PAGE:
How to Create a Google My Maps Challenge

Social Media Challenge

During a session at ISTE17, Steven Anderson and I created an interactive, group challenge to kick it off. We had educators assemble into teams, pick a team name, and gave them a link to a Google My Maps. The link took the teams to a location where they learned about a social media platform, had a task to complete, submitted their answers, and then raced off to the next location.

It was engaging, collaborative, and a competition which helped to energize the educators on the last day of the conference. As promised, I created a template and step by step directions for all those wanting to recreate their own Google My Maps Challenge. I encourage you to use both resources and make a copy for yourself to use and share.

I was introduced to this concept at the Google Innovator Academy and fell in love with the idea of using this type of challenge with educators and students. I have created these types of interactive activities for many different learning objectives (cross-discipline literacy to learning Google Suite Tools). I also believe that modeling this activity provides other educators with inspiration to try something different in their own classroom and consider the use of technology to differentiate in the classroom meeting the needs of all students.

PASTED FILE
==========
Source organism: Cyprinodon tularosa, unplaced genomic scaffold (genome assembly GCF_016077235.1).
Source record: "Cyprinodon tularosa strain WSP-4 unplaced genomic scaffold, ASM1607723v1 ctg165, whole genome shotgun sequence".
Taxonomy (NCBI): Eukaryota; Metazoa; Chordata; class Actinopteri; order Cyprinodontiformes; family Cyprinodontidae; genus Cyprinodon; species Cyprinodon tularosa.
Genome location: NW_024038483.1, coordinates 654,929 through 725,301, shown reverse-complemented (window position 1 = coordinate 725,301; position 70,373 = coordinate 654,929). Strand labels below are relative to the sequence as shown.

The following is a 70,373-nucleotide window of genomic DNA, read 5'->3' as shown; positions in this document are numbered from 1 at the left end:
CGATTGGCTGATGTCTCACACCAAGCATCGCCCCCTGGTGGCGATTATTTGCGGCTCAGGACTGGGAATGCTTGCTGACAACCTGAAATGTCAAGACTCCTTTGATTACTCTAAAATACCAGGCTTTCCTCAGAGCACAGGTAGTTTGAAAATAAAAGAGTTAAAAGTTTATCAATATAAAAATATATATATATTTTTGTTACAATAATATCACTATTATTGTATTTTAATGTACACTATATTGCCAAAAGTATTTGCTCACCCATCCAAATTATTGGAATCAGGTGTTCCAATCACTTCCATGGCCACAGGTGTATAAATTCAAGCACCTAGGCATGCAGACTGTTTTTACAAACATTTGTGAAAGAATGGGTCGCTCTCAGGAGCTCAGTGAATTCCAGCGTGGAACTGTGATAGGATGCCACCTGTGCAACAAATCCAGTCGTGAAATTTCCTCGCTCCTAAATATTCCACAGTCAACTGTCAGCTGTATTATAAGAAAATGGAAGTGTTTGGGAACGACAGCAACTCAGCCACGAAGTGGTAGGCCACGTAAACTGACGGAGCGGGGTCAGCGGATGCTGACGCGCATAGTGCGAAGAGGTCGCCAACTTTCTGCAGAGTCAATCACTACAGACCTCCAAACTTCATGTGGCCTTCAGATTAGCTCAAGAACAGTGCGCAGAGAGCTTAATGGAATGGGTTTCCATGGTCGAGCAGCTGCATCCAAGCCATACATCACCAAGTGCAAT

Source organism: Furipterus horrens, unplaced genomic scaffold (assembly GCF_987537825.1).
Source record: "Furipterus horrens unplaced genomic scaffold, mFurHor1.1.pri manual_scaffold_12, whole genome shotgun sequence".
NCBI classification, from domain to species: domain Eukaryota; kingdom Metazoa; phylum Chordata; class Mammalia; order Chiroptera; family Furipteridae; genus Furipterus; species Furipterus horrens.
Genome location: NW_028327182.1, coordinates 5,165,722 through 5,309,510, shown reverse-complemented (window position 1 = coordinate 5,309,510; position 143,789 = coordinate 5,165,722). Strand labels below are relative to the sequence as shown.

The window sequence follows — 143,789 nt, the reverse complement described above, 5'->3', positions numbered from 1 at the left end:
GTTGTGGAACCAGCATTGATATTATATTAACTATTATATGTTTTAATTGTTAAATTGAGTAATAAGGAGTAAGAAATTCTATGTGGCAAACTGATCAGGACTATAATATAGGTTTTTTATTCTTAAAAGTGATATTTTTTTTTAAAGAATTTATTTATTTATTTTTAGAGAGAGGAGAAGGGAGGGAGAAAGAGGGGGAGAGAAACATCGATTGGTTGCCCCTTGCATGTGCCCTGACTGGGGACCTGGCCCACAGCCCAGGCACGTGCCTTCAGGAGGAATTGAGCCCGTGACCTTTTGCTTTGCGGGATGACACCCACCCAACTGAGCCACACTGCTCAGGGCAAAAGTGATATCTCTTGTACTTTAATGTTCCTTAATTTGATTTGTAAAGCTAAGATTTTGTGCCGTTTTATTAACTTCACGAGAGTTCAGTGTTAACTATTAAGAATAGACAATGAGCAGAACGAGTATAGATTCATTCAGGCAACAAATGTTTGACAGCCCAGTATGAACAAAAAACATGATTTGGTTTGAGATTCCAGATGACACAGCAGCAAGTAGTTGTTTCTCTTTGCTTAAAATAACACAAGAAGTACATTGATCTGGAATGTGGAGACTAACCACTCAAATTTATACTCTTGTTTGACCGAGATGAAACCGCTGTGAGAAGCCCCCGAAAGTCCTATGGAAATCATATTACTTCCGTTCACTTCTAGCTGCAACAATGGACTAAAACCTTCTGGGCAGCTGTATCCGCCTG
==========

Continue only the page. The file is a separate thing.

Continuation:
Thanks to all that attending our session and loved this activity! Hope this post helps and reach out if you need more assistance! Steven and Shaelynn’s Session Resources found here: Snapping, Gramming, and Scoping Your Way to Engagement

Write. Create. Publish: 4 Student-Centered Writing Projects to do Before Summer Break

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At dinner, I was informed by my third and seventh grader that they had 23 days left of school. Wow – 23 days – the school year has flown by. As the weather turns warmer and classroom windows begin opening once again, it is important to maximize the small amount of time we have left with our students. When the weather is hot, installing an TintNWindows on the classroom can help in lowering the temperature so that students can study more productively. Writing and sharing their voice with the classroom and globe will foster engagement, relevance, and practice with essential skills all students need.

Below are 4 of my favorite Student-Centered Writing Projects to do before Summer Break: